Downtown Central, from Houston Street to 14th Street, from the Bowery to Seventh Avenue.
Greenwich Village was developed in the 19th Century, prior to the planning of the New York City grid. Therefore, even the Village’s most modern luxury condos have a bit of European charm from the meandering, tree-lined streets, leftover from the time.
Living in Greenwich Village
Half a century after the days of Jack Kerouac and his beatnik brethren, "the Village", as the locals call it, attracts those seeking the consummate Manhattan experience. House hunters are inevitably drawn to this lush and leafy neighborhood, which contains several community gardens. Jefferson Market garden is a welcoming and popular market situated in a verdant landscape – you won't want to miss the free jazz concerts held there most Sunday evenings.
Greenwich Village sits on the west side of lower Manhattan. Convenient subway and public transportation takes you fast and gets you close to destinations throughout Manhattan. From SoHo boutiques to refurbished buildings in Tribeca, it’s just as easy to head up to Chelsea and midtown. For a view of the city's past, nearby Battery Park promises and delivers a spectacular view of the Statue of Liberty.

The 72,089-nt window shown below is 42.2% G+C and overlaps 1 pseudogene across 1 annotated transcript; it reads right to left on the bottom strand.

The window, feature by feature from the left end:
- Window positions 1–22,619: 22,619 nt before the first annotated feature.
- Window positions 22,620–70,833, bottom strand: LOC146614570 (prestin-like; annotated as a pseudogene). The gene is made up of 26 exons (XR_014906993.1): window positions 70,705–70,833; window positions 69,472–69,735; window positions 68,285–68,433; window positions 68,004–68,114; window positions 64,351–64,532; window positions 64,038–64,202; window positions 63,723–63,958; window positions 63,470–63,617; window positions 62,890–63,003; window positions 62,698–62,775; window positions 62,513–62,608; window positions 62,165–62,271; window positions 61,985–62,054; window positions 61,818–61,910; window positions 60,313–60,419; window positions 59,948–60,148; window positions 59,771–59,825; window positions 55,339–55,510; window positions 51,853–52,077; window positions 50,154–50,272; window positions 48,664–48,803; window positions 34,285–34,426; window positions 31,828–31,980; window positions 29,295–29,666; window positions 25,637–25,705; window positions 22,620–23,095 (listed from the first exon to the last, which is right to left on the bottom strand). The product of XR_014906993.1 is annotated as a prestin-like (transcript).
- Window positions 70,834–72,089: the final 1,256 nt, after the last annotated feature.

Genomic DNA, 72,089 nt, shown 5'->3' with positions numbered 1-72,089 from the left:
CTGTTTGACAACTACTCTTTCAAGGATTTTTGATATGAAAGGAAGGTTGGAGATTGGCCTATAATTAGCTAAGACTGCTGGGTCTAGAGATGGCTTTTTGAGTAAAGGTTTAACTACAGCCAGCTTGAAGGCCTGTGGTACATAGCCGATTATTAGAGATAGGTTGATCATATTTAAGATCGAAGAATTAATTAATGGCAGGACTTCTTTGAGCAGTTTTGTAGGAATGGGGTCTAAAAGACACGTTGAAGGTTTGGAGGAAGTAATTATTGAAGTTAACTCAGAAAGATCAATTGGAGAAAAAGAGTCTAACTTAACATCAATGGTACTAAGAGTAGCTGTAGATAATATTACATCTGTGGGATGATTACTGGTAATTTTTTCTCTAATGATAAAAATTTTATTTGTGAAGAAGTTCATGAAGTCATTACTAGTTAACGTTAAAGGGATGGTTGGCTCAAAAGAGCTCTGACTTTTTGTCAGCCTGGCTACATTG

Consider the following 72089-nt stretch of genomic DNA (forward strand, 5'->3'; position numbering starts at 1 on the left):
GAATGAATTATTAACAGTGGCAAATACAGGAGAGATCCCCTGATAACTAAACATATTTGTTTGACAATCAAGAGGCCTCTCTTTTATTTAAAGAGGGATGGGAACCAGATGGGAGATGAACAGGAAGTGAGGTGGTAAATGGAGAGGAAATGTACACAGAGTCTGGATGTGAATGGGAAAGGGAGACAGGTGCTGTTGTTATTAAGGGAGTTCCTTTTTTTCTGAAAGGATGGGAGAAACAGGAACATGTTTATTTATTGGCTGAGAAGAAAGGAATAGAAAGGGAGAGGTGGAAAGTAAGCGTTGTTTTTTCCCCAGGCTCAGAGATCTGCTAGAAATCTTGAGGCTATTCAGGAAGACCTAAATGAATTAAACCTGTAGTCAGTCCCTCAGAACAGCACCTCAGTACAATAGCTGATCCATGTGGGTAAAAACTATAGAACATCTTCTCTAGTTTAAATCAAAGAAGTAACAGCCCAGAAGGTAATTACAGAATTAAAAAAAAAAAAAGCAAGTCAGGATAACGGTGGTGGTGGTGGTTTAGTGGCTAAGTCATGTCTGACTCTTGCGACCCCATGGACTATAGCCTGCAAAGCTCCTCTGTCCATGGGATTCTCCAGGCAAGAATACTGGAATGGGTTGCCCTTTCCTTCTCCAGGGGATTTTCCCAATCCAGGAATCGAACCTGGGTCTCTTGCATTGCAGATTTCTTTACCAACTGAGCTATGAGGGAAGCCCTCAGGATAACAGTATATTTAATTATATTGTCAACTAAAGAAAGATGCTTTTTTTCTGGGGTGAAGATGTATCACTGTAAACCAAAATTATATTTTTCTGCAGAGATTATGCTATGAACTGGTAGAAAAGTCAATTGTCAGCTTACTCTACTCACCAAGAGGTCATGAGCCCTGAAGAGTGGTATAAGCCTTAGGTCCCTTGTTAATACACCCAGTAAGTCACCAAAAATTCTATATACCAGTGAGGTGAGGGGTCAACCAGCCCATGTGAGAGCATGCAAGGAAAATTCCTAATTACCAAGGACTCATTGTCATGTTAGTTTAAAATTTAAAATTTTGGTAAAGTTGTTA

Greenwich Village real estate
The common image of leafy New York suburbs with brownstones and the archetypal front stoop for watching the neighbors remains at the heart of Greenwich Village. But this hip enclave also features contrasting, updated designs. Unique, modern lofts showcase contemporary amenities, like dramatic floor-to-ceiling windows. If your taste is more traditional, you'll discover state-of-the-art condominiums that maintain pre-war charm, with extra-high ceilings, oversized windows and Juliet balconies. “The Village” has over 1,000 preserved Pre-Civil War buildings with original row houses, stables and architecture.
Generations of artists and writers, including Henry James, Jackson Pollack and e.e. Cummings, gave the neighborhood its early, edgy vibe. Today, celebrities line up with local residents at Florence Meat Market, the butcher shop serving the community since 1936. Even today, customers sit on two rickety wooden benches, waiting for their meat and poultry, always fresh cut to order.
Greenwich Village's history